Who would have thought that a shoe factory is an academic think tank for USA-based manufacturing? This is precisely what our OESH factory has become. The buzz words are “knowledge-based manufacturing” which have been identified by experts as the key to getting manufacturing back into America.
Along those lines, this year we’re fortunate to have not two or three, but SEVEN groups of undergraduate engineering students from the University of Virginia (UVa) working on various OESH projects this year. (This has grown from two groups last year).
I’ve already had my first few meetings with each of the groups in the factory. That’s part of the deal. The students come to me rather than my going to their classrooms so that we can get right down to the practical…which is what it’s all about. I do end up lecturing but it’s always tempered by the sound of the chiller or air compressor turning on. (Perhaps next year one of the projects will be to make the air compressor less noisy.) They get enough theory in the course of their four years of undergraduate work. As professor Brad Bennett, my colleague who supervises them, says, this is perhaps their only opportunity to actually do something. And they all seem pretty excited about that. (Apparently a few of last year’s students told this new batch that this was their favorite class.)
Their enthusiasm is contagious and assures me that indeed, the world will be a better place tomorrow. One of the groups’ projects is to reduce the humidity to 23% in just a portion of the factory that surrounds Mickey, our filament-winding machine
that spins the carbon fiber into the cantilevers. This might seem like an easy task but involves learning all about how humidity travels, permeable and non-permeable building membranes, the effect of HVAC and where to find a hygrometer. This group is all over it and now sign their emails to me ‘The Dry Guys.” At the same time, another group is designing and making a feedback controlled switch so as to automate the resin flow through Mickey. (I like to tell them of the old days when I used to use popcorn buckets to mix the resin and manually pour it into the resin bath.)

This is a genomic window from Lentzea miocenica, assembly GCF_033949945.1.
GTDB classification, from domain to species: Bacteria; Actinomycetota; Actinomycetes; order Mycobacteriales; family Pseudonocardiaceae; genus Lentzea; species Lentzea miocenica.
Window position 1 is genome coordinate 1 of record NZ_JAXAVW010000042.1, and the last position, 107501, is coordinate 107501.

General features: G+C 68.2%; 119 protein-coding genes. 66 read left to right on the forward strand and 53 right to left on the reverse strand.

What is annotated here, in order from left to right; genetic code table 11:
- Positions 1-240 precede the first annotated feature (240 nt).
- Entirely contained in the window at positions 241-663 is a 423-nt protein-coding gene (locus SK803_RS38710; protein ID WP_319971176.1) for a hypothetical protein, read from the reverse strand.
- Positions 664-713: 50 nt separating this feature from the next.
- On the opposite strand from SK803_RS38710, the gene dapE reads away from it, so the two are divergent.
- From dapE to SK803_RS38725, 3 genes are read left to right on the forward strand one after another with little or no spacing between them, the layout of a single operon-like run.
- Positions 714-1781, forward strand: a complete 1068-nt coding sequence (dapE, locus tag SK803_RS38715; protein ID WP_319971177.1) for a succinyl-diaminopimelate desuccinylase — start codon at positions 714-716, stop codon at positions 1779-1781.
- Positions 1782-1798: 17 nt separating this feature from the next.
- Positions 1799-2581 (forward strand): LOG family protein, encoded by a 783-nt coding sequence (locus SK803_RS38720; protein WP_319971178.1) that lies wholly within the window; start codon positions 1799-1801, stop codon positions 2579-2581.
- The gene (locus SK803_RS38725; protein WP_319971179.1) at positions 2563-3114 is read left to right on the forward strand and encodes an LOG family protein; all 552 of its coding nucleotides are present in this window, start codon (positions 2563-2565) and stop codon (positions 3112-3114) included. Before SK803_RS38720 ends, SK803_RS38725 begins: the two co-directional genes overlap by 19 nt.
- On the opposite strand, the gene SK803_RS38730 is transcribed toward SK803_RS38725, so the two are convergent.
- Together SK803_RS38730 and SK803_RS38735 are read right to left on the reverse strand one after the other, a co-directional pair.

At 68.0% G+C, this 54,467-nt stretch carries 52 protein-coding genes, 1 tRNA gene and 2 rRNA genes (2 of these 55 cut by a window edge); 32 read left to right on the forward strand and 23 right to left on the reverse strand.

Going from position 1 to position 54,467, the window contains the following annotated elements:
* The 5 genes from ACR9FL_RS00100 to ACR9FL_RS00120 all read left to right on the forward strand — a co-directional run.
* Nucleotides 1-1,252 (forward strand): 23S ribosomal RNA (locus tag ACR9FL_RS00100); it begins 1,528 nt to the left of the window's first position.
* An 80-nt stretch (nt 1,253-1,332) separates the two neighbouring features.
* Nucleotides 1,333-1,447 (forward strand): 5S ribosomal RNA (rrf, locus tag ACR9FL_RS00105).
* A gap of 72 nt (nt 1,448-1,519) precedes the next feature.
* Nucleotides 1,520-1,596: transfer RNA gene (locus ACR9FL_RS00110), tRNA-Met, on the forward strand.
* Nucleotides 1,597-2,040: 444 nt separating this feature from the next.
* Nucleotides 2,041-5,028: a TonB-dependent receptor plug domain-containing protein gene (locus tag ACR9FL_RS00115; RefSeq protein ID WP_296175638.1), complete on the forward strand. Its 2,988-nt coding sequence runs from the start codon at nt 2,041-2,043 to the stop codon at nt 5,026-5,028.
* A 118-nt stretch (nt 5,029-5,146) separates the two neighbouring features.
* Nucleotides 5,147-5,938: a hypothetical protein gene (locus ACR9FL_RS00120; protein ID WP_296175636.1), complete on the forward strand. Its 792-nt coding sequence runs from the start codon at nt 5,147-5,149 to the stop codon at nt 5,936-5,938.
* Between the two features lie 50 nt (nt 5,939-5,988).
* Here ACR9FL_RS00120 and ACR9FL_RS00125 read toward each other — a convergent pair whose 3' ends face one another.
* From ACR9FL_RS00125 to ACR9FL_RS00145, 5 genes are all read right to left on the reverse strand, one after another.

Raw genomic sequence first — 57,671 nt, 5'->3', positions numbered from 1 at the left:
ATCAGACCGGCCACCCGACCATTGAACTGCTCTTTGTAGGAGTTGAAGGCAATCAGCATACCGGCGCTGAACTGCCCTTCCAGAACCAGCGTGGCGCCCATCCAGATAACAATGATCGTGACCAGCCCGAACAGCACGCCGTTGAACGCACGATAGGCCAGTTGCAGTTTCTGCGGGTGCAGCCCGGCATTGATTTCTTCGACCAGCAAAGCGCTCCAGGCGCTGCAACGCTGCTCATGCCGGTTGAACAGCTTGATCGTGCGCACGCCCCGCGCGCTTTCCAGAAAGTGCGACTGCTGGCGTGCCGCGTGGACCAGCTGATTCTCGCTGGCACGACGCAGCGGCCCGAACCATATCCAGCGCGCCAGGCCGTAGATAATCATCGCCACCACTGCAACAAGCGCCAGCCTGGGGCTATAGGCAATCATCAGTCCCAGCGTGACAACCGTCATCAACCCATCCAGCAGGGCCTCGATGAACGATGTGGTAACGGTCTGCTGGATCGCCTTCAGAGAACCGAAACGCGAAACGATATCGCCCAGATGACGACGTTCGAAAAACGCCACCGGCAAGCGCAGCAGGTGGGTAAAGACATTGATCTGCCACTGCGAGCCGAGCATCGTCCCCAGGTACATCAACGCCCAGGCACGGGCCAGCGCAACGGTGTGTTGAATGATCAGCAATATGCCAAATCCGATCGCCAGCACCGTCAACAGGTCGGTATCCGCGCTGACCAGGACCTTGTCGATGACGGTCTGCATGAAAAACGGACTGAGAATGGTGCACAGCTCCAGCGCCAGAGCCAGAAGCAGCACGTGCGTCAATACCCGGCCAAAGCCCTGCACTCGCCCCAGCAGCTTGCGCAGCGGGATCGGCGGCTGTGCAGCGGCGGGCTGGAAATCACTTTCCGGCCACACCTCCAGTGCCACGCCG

Another group is working on getting our new injection molding machine a.k.a. “Crispin” up and running. This involves pulling it out of retirement (it was last used to make some automobile-associated-widget in Detroit). Even if you know nothing about injection molding (which I didn’t until the beginning of this year), when you see Crispin, you can’t help but say “Gee, they sure don’t make them like they used to.”
Indeed, most injection molding machines are now made in Asia. Ours is one solid (American-made from Newbury, Ohio–just outside of Cleveland) piece of machinery–a couple tons at least judging by the dent it made in the concrete floor–that needs just a little TLC and possibly an “app” to run it.
Another group is working on making the molds that will be used with Crispin to make the rubbery sole parts. I promised them that I would have ready by our second meeting, the 3-D CAD file of our shoe sole (size 9 and a half – my size), completed for them. It has only taken me about six months to get this ready and even then, I found myself up late the night before, trying to get all the surfaces to properly close to create a “watertight polysurface.” First, I had to learn CAD (computer-aided design) which I did with the help of OESH employee, Michael Warwick, brilliant former architecture-turned pre-med student. Since Michael is now knee-deep in another “knowledge-based” program (his pre-medical baccalaureate program at UVa), it’s just been me extruding surfaces and filleting edges. When I handed the file to the group, I apologized that I wasn’t able to get those last couple “naked edges” to close. “No problem,” they told me. Not only will they close those edges, they’ll model where the parting lines, ejector pins, venting and cooling lines all go in the mold. They left the second meeting with the CAD file (on their monkey head-adorned thumb drive) as well as my two favorite books on injection molding that I still have on loan from the university.
The experts call it “knowledge-based” manufacturing. I call it lots of applied brainpower and lots of fun.